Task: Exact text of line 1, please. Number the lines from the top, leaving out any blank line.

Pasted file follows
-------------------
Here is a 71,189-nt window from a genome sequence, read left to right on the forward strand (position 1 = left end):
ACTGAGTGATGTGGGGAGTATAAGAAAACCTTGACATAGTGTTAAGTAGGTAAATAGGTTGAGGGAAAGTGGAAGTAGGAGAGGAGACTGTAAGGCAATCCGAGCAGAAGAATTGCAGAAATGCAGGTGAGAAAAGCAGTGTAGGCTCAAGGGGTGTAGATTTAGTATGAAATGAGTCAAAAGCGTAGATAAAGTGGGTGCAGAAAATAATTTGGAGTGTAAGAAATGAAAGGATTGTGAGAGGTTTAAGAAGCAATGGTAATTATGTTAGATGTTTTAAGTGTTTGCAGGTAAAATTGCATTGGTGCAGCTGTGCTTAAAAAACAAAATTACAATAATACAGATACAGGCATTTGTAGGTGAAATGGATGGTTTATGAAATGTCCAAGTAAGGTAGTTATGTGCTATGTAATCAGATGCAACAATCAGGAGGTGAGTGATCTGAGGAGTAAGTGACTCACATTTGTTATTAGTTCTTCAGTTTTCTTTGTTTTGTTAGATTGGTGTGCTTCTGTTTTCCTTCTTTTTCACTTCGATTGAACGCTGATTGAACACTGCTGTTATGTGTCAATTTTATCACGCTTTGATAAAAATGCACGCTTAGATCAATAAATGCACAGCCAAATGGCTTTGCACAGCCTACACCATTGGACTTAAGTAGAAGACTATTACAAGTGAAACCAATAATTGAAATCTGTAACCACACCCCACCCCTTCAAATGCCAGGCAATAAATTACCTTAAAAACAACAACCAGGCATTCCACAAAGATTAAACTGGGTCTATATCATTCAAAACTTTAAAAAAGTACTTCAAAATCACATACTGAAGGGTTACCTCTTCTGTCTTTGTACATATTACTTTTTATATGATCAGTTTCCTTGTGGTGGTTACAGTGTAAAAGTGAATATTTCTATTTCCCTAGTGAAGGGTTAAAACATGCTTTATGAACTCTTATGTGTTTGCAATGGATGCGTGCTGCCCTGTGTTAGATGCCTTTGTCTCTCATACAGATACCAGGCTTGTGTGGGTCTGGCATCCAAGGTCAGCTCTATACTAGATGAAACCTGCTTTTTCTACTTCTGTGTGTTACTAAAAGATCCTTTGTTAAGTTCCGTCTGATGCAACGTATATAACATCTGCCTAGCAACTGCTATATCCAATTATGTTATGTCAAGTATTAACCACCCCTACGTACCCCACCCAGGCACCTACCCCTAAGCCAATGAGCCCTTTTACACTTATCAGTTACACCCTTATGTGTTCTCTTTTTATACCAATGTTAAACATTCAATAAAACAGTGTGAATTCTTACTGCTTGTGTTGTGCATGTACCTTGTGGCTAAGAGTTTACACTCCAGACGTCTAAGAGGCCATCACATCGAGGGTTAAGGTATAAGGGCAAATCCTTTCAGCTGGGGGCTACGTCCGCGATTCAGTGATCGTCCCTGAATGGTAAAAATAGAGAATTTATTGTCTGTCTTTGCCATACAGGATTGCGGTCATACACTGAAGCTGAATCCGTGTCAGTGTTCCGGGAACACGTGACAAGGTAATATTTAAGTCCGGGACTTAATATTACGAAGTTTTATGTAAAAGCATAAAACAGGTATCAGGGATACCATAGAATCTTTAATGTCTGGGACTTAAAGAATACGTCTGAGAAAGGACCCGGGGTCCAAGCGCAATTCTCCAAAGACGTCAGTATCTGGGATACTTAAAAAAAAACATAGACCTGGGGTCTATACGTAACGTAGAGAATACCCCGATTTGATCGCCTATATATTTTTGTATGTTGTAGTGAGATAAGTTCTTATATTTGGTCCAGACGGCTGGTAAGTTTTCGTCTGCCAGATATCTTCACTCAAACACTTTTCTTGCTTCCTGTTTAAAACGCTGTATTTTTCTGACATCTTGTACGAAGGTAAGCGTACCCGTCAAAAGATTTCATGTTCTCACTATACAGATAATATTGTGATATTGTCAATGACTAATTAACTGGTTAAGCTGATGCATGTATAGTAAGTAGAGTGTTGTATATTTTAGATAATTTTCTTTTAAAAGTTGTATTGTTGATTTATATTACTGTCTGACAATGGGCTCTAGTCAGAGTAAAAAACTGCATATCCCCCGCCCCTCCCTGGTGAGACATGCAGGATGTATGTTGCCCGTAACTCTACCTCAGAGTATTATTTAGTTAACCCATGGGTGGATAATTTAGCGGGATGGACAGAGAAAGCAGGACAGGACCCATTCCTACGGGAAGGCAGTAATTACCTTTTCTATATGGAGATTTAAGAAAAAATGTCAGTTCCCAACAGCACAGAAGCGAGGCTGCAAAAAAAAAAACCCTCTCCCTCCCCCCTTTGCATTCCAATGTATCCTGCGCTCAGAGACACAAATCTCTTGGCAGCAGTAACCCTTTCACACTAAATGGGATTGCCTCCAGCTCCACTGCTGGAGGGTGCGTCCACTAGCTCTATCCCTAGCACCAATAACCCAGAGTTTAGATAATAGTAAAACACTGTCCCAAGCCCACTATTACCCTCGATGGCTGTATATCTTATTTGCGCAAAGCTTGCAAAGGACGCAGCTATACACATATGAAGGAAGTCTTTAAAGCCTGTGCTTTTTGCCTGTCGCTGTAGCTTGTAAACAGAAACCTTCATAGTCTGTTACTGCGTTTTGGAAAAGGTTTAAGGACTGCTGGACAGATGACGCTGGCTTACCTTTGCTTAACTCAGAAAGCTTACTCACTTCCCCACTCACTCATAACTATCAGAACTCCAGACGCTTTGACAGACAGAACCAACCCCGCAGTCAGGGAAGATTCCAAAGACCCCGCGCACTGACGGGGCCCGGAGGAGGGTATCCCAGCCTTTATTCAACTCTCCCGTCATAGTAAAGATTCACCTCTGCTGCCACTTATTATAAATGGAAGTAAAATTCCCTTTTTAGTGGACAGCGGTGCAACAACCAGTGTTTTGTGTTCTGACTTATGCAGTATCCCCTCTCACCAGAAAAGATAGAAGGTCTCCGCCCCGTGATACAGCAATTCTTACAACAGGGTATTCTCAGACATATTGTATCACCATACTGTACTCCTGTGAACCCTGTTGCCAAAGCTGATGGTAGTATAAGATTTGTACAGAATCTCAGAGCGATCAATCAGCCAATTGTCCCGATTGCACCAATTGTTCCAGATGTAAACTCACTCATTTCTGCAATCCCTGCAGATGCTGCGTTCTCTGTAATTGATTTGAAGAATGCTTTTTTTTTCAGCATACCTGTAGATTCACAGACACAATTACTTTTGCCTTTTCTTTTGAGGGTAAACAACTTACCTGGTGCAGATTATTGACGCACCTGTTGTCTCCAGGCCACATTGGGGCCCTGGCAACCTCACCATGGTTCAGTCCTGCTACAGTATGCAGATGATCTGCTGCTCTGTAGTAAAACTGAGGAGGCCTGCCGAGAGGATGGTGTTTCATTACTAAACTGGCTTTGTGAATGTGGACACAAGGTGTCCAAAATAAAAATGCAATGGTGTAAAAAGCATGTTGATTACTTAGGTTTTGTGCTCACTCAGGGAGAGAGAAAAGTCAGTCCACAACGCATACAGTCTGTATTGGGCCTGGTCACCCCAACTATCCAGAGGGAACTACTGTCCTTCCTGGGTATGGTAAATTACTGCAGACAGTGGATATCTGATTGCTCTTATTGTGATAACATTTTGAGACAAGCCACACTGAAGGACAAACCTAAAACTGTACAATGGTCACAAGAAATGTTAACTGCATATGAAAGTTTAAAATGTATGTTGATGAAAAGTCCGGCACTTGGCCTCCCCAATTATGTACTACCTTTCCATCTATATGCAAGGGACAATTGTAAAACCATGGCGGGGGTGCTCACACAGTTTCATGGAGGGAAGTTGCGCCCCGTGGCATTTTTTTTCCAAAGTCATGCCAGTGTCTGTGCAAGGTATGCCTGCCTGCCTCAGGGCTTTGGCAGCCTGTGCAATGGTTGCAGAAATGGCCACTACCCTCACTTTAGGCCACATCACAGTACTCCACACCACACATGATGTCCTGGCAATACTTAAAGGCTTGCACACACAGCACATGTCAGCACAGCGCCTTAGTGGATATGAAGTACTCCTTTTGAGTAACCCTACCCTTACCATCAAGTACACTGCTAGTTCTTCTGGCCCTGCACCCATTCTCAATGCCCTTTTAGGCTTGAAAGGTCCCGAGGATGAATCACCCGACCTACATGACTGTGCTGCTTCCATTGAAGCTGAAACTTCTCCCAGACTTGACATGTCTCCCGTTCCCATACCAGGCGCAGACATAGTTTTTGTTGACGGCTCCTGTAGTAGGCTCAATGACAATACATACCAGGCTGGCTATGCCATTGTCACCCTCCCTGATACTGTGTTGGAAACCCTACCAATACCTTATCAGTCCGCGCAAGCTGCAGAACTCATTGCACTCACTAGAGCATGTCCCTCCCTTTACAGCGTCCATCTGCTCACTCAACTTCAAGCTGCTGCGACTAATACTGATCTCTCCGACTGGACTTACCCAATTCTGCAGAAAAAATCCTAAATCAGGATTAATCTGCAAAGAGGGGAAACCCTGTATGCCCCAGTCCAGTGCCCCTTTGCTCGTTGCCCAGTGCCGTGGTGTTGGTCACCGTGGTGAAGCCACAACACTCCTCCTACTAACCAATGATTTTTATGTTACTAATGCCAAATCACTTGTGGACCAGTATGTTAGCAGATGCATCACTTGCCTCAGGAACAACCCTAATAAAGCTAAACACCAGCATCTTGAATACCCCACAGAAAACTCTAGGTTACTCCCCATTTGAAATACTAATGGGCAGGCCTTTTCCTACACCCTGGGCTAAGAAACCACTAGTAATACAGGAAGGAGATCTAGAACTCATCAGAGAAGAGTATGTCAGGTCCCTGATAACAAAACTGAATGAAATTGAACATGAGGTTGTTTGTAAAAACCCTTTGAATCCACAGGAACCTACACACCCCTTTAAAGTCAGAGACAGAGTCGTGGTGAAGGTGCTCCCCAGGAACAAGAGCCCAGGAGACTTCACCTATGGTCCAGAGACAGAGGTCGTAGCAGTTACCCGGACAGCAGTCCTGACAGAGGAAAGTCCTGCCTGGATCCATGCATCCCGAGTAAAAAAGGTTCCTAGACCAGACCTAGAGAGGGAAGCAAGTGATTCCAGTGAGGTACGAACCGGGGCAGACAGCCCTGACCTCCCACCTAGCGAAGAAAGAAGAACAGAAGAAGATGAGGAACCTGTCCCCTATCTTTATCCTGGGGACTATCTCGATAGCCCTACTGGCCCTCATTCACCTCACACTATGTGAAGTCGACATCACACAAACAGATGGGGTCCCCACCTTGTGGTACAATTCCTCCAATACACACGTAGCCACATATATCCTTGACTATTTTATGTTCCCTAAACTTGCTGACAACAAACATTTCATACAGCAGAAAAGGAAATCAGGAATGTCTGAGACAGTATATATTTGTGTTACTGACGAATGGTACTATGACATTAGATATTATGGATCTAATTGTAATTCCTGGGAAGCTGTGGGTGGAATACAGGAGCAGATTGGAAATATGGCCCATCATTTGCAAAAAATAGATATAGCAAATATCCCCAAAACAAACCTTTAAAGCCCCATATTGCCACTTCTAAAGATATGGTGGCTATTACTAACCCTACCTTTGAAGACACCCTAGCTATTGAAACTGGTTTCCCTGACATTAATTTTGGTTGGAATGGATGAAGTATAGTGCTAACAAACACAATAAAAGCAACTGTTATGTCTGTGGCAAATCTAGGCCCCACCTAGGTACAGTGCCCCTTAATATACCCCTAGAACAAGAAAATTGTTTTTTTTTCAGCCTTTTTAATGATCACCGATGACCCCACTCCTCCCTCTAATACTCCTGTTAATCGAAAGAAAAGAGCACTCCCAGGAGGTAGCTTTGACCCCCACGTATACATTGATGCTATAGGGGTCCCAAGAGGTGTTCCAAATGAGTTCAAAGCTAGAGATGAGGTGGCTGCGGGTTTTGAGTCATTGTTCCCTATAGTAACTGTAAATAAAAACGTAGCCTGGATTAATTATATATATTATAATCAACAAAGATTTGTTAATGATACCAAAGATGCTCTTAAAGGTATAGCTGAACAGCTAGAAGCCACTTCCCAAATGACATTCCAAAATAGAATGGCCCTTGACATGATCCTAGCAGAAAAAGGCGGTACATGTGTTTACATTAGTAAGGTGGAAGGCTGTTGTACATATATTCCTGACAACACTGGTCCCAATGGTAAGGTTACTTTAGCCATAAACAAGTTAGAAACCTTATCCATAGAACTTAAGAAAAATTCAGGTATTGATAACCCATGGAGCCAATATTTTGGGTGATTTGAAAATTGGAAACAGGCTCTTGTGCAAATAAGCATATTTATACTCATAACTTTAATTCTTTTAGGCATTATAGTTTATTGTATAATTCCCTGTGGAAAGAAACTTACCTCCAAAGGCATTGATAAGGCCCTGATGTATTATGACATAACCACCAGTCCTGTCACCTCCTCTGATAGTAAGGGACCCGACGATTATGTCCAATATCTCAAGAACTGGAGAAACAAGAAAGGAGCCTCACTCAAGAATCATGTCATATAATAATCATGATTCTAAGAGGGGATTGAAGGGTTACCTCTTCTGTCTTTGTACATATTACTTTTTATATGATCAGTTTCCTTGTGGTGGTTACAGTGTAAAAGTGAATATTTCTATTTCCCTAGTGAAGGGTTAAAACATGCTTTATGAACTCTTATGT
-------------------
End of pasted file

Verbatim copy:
Here is a 71,189-nt window from a genome sequence, read left to right on the forward strand (position 1 = left end):